Seeing the Round Corners

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March 30, 2021

Much has been written about President Joe Biden’s choice of a running mate, and not not in very flattering words. Perhaps the most critical comments are about Vice President Kamala Harris “giggling” delivery on almost anything she is asked about. All too often, even the most neutral of listeners will opine about the inappropriateness of the incessant giggling. What must foreign leaders must think of such from the Vice President of the free world!

Today’s column from this writer’s archives is about a President of lonmg ago, Woodrow Wilson, whose wife was at his side throughout his Presidency.

IS AMERICA READY FOR MADAM PRESIDENT?              September 28, 2015

The 2016 Presidential election brings America its first, full fledged opportunity here in modern times for a women to be elected President and for there to be a “Madam President.”  “Elected” is the operative word of that statement, but with today's press and 24-hour news cycle, comparison of a 21st century president to say Woodrow Wilson or Franklin D. Roosevelt would probably knock the socks off even the most inveterate political junkie.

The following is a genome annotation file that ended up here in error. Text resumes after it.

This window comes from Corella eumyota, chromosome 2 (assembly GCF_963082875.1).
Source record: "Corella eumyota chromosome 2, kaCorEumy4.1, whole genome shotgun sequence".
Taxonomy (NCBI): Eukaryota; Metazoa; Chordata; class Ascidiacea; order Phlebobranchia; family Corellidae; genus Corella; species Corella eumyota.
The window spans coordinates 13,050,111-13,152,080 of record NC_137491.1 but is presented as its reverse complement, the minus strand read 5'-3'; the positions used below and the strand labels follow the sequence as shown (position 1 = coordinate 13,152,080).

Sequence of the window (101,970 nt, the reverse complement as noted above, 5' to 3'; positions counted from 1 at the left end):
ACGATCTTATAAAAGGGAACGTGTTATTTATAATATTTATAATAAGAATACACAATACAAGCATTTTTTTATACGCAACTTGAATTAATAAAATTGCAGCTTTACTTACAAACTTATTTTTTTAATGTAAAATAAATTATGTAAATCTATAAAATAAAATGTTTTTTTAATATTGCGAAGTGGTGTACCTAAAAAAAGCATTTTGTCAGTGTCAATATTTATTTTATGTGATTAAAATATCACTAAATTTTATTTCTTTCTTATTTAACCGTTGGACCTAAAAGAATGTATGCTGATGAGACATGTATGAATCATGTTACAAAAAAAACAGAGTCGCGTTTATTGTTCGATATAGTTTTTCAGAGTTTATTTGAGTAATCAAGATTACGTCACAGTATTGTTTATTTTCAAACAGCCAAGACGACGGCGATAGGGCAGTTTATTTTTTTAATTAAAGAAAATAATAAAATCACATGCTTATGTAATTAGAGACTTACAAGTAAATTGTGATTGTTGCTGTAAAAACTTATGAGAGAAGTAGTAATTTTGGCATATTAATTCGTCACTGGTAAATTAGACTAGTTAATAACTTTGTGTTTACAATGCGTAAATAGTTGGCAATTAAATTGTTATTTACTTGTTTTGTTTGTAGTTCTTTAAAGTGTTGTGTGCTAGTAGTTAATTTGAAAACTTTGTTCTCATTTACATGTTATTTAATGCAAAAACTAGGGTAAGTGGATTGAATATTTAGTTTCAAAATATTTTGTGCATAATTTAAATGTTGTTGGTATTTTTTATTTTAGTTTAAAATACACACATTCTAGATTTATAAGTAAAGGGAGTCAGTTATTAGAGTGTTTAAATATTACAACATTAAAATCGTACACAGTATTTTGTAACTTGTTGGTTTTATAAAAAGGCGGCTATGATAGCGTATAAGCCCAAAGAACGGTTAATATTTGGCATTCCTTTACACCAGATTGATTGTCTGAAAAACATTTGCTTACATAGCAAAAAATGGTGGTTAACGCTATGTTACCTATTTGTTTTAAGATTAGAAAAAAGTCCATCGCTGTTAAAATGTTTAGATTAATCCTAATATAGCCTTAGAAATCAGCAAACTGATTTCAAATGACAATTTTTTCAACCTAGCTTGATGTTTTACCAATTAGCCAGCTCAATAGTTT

Woodrow Wilson was first elected President in 1912, then re-elected in 1916. Except for die-hard presidential watchers, few people are familiar with Edith Wilson, second wife of President Woodrow Wilson.